Canada should look south for oil spill laws

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Alaska, Washington strengthened regulations after Exxon Valdez spill

Jen St. Denis / Business in Vancouver
April 20, 2015 11:37 AM

In all his years as a recreational sailor, it was something Rob O’Dea says he’d never seen before: thousands of globules of oil, suspended in the water of Vancouver’s English Bay.

“The water was thick with oil, pea-sized, up to fist-sized gooey clumps,” said O’Dea, who was sailing with a friend on the evening of April 8. “As soon as we realized we were in an oil spill we turned around. The jib sheet dropped into the water, and it was immediately covered with this black goo.”

Following a relatively small fuel oil spill from a ship anchored at the entrance to Burrard Inlet, critics are taking aim at federal oil spill response measures. They’re pointing to the United States as an example of how Canada can do better, in terms of holding oil-transporting companies to account, involving local communities and providing more reassurance to the public.

Canada should learn from states such as Alaska and Washington, which strengthened regulations after the Exxon Valdez oil spill in 1989, said Karen Wristen, executive director of Living Oceans.

“They cautioned that we should not be relying on any voluntary measures on the part of the oil companies,” Wristen said, referring to comments made at a 2013 oil spill response symposium hosted by the B.C. government.

“The advice from the United States was quite strong: legislate the requirements down to the last boom and skimmer.”

Environmental groups are concerned that if two controversial oil pipelines — Enbridge’s Northern Gateway project and Kinder Morgan’s plan to twin its existing Trans Mountain pipeline — are approved, the number of oil tankers travelling along B.C.’s coast would sharply increase.

Spencer Chandra Herbert, NDP MLA for Vancouver-West End, pointed to Washington state’s requirement that Kinder Morgan provide the government with its emergency response plans as the company seeks approval to increase the amount of oil it moves by pipe from Alberta to the B.C. coast.

But in Canada, the National Energy Board declined to provide the plan to the B.C. government, citing security concerns.

“Washington state said, ‘You have to tell us,’” Herbert said. “Here in B.C. and Canada we don’t require it, so they said, ‘Well, we won’t provide it.’”

In the United States, shipping comes under federal jurisdiction, but state governments also have the ability to regulate shippers, said Shelley Chapelski, a partner at Bull, Housser & Tupper LLP’s maritime law practice. Some states require response plans on top of the plans required by the federal government.

In Canada, provinces have no jurisdiction over shipping and giving provinces any authority over the sector would require a constitutional change, Chapelski said. Canada follows international shipping safety standards, whereas the United States tends to do “its own parallel thing.”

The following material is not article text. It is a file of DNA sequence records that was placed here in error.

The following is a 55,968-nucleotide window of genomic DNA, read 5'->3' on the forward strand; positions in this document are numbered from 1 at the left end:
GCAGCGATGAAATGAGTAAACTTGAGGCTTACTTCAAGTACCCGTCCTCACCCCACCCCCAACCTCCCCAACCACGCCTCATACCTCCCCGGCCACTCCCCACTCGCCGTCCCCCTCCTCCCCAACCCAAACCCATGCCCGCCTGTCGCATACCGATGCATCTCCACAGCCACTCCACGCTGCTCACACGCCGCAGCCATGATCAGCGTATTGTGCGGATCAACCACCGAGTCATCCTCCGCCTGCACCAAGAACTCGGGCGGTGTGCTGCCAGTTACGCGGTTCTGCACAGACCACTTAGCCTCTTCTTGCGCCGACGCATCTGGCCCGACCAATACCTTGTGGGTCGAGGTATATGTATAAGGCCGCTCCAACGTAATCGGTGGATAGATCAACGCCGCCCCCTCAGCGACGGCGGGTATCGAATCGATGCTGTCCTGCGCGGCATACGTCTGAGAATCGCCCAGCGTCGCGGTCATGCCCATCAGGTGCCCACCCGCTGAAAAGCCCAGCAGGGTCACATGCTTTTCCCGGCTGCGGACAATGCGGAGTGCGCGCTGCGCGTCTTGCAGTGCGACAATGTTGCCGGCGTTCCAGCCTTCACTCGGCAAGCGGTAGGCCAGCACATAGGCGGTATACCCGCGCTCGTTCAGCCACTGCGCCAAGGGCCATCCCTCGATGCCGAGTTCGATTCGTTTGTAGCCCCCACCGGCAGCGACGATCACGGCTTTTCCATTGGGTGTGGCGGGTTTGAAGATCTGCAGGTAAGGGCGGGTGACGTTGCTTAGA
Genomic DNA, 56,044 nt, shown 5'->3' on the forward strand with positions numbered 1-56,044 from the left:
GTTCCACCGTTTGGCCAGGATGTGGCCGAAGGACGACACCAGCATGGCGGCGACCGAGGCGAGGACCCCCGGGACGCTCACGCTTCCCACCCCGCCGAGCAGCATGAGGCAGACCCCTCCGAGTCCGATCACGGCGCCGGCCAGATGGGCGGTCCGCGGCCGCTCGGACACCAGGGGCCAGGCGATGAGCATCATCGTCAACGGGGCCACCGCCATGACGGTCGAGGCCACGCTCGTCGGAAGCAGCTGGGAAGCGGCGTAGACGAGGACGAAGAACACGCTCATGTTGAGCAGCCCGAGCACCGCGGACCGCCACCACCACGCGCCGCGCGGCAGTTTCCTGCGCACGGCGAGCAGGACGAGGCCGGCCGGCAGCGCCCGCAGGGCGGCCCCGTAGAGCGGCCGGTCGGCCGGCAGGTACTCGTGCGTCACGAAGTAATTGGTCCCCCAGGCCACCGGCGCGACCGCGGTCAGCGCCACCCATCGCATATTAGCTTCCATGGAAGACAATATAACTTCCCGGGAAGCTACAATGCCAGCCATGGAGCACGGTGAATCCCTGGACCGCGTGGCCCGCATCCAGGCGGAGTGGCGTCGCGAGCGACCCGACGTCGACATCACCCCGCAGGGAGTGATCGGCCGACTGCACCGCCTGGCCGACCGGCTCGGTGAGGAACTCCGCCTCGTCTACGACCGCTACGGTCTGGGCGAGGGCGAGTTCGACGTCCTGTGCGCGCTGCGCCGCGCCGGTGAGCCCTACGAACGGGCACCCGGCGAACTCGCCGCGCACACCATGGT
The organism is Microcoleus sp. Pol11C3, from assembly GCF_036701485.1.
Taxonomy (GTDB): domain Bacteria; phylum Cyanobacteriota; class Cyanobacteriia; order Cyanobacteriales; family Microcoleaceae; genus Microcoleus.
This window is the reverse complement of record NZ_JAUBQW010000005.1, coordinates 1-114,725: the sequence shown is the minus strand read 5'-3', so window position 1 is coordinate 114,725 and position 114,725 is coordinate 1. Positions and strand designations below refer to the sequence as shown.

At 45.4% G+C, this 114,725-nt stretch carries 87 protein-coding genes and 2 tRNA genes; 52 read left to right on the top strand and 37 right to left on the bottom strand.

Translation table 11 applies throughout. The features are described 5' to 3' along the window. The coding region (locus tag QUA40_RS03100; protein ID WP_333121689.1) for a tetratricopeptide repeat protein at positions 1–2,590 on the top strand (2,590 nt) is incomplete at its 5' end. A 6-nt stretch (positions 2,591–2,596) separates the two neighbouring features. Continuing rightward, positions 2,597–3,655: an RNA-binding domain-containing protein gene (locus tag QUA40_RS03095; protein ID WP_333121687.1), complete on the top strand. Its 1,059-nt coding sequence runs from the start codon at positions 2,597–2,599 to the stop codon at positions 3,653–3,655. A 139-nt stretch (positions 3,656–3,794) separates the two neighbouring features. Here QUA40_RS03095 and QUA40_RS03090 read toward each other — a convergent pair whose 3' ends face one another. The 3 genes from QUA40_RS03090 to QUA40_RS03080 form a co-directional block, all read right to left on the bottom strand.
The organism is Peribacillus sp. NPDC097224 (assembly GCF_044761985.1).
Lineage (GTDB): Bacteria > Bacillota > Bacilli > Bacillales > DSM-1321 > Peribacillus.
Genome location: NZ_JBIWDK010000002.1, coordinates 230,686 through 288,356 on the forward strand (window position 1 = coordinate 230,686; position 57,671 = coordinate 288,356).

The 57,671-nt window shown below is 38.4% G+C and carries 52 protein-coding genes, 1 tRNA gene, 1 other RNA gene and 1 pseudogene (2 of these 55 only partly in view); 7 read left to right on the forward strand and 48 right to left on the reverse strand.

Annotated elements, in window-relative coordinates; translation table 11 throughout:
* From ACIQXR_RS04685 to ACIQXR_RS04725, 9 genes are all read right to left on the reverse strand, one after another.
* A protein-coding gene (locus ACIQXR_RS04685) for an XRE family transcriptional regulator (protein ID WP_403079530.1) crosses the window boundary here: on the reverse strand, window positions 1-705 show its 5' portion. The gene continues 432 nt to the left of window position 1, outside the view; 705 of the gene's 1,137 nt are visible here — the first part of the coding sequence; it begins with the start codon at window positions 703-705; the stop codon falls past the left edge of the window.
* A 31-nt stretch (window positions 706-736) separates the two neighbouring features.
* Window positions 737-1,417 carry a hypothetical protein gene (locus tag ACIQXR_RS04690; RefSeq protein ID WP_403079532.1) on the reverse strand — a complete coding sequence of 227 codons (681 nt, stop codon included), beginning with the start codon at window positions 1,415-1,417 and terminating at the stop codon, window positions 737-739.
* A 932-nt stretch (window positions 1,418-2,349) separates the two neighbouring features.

For shipping companies, the additional requirements demanded by some U.S. states are a headache.

“For the rest of the world you comply with MARPOL, the international convention on vessel response plans,” Chapelski said. “Then if you go into the United States you also have to comply with Washington state and Alaska and California.

“The vessel response plans are pages and pages long, dealing with everything from salvage to firefighting, and they’re very, very extensive plans that they have to come up with to satisfy both the United States requirements and the international requirements.”

Most ships that ply Canadian waters also travel through U.S. waters, and therefore are compliant with state and federal U.S. regulations, as well as Canada’s, Chapelski said.

In a 2013 report, Transport Canada’s tanker safety review panel said there are major deficiencies in Canada’s oil spill response regime. The panel didn’t recommend following the lead of U.S. jurisdictions but said the current “rigid, national structure that fails to account for the different risks that exist along our expansive coastline” is the biggest problem.

The panel recommended adopting an approach to spill response planning that would provide more flexibility and considerations of regional conditions. The model will also “incorporate scientific information to inform appropriate decision-making,” according to Transport Canada.

A pilot project has been started on the  southern coast of B.C., a Transport Canada spokesperson wrote to Business in Vancouver in an email. So far a risk assessment contract has been tendered and “initial efforts on data acquisition and methodology development are ongoing.”

Aside from the legal requirements around oil spill response plans, former Canadian diplomat Robert Hage believes there are lessons Canada can learn from Alaska’s response to the Exxon Valdez spill.

Hage studied the two regional citizens’ councils that were set up in Alaska following the disaster; they continue to operate today.

“It’s effective at getting people who would be most affected by spills and [tanker] traffic to have some sort of voice in the process,” Hage said. “They do studies, they get money from the government, they get money from the pipeline companies.”

The councils provide recommendations to government and industry and generally act as another “independent … analytical voice,” Hage said.

Canada has six similar regional councils, with one on the West Coast, but the contrast with how the Alaskan councils operate is striking.

“Just trying to find out something about them [is difficult],” Hage said of the Canadian councils. “It’s run by the government, they do the appointments, there are no websites – what do they do?”

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